This year’s Asian Issuers Special Report showcases a group of issuers that each demonstrated an ability to adapt to changing market conditions.
This year’s India report comes at an especially challenging time for the world’s second most populous nation.
After the first half of 2013 broke all manner of records for the volume of debt offerings from Asia – not to mention revenues for underwriters – the inevitable correction in Asian credit was always going to be painful.
Just when investors thought it was safe to go back in the water, Asia’s equity markets have sent them running for the shore once more. The dramatic reversal in risk appetite that followed a US pledge to unwind an unprecedented monetary stimulus has knocked equity indices down by 10%–20% across Asia, putting paid to a host of IPOs across the region.
A sense of enthusiasm is returning to the offshore renminbi markets. Singapore has just introduced renminbi clearing, already resulting in the first foreign-exchange trades to be cleared locally, and DBS and HSBC are now vying to be the first to offer locally settled renminbi bonds to the city state’s investors.
The Asian Development Bank’s return to India brings with it a marked contrast from last year’s annual meeting in Manila. While the Philippines, under a new president with big plans for economic reforms and infrastructure investment, was – and still is – drawing praise from analysts and attracting crowds of enthusiastic investors, the mood in New Delhi is far more circumspect.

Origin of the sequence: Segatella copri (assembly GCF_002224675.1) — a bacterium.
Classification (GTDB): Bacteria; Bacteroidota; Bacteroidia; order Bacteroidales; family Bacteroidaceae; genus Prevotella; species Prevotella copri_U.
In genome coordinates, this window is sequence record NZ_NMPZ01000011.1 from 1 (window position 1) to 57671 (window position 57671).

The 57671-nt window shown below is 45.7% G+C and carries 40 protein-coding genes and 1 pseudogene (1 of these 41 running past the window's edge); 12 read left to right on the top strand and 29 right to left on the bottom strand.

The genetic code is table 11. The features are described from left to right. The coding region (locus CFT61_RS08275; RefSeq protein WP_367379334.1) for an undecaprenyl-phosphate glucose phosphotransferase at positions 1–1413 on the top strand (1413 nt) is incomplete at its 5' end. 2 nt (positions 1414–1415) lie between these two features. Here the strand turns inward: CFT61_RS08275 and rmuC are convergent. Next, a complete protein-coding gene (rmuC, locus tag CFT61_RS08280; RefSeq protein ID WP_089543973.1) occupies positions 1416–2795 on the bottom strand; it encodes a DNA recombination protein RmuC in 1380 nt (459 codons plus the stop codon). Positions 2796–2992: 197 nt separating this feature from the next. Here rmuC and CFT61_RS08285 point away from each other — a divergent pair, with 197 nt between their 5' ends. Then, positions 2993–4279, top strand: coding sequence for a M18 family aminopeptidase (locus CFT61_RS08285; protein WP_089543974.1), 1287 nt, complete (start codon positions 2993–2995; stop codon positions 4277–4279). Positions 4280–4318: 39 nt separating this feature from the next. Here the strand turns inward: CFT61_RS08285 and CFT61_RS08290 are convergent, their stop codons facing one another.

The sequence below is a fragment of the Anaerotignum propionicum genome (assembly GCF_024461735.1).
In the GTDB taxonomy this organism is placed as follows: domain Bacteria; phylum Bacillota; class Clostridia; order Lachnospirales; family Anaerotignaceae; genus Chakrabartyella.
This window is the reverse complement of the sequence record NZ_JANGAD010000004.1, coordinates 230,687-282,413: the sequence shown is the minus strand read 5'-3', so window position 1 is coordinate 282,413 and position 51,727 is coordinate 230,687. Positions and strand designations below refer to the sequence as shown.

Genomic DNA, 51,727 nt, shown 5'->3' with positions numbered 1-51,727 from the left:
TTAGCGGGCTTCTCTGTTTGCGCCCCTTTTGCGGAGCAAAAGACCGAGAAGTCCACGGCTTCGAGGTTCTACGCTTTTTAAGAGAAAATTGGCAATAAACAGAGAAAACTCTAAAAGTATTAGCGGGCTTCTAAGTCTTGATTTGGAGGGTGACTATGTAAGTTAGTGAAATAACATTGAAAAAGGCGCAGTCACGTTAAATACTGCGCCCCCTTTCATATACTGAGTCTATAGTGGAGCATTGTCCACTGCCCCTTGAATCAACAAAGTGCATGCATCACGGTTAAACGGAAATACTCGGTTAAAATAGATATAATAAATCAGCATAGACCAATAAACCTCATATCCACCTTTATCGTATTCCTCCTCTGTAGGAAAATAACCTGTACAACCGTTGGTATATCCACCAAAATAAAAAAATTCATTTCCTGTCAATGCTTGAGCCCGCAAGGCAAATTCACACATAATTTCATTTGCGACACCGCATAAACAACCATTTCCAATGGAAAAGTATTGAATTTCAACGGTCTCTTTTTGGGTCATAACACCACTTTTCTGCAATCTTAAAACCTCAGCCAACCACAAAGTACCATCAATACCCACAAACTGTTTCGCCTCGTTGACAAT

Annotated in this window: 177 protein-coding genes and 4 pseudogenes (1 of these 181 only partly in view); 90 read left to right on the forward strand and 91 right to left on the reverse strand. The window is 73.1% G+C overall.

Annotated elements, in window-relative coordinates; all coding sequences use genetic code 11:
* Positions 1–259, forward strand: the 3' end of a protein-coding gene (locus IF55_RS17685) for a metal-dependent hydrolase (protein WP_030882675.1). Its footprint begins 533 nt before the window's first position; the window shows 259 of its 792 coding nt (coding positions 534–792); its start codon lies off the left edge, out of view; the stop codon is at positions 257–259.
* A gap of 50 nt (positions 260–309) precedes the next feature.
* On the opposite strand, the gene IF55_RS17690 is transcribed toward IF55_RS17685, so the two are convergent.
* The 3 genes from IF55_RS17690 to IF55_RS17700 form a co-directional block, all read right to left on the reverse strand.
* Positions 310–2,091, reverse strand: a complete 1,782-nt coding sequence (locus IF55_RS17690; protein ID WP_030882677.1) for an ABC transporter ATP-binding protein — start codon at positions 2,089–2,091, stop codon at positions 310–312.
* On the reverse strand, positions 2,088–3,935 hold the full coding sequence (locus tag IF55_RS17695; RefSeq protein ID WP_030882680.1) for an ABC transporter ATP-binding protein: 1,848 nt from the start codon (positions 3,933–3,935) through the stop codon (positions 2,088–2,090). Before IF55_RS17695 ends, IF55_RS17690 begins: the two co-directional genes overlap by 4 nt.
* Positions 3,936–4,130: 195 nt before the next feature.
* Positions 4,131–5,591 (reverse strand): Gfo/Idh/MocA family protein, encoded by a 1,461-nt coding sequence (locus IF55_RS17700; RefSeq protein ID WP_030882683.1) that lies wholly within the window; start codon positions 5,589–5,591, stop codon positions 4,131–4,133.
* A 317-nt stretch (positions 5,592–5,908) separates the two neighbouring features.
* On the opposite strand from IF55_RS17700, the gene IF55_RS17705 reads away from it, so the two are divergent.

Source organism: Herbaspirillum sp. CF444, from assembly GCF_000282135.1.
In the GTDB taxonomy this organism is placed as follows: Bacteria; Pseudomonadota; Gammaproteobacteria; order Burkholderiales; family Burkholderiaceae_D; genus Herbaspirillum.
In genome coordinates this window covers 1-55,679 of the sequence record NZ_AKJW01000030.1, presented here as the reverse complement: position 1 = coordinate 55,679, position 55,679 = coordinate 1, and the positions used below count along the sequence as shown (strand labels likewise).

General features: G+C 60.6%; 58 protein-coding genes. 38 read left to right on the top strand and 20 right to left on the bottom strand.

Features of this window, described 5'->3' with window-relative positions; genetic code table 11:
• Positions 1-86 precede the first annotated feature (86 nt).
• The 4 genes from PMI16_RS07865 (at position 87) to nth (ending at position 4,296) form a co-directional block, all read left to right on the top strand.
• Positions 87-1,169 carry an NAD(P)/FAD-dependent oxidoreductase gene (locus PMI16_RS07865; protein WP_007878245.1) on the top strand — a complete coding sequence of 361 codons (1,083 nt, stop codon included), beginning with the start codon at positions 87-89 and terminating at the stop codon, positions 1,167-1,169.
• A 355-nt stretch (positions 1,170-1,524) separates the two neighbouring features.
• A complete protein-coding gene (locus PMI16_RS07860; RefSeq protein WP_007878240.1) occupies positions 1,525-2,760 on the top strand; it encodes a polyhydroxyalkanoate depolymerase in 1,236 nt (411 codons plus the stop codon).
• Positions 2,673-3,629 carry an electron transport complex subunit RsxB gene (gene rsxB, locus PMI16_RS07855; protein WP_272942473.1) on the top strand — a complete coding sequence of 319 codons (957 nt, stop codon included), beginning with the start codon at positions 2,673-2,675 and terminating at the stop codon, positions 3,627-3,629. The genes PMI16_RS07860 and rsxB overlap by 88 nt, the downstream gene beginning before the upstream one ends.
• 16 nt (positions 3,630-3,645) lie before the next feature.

South-East Asia’s economies are in full voice once again. GDP numbers are strong and stable, rating agencies are handing out upgrades and international investors are pouring in. It’s no surprise that the region is taking a bigger share of Asian capital market activity.
Breaking records may have almost become passé for Asian bond markets, but the fact that there are expectations that Asian issuance this year may even surpass the blockbuster levels of 2012 means it is going to be an eventful year.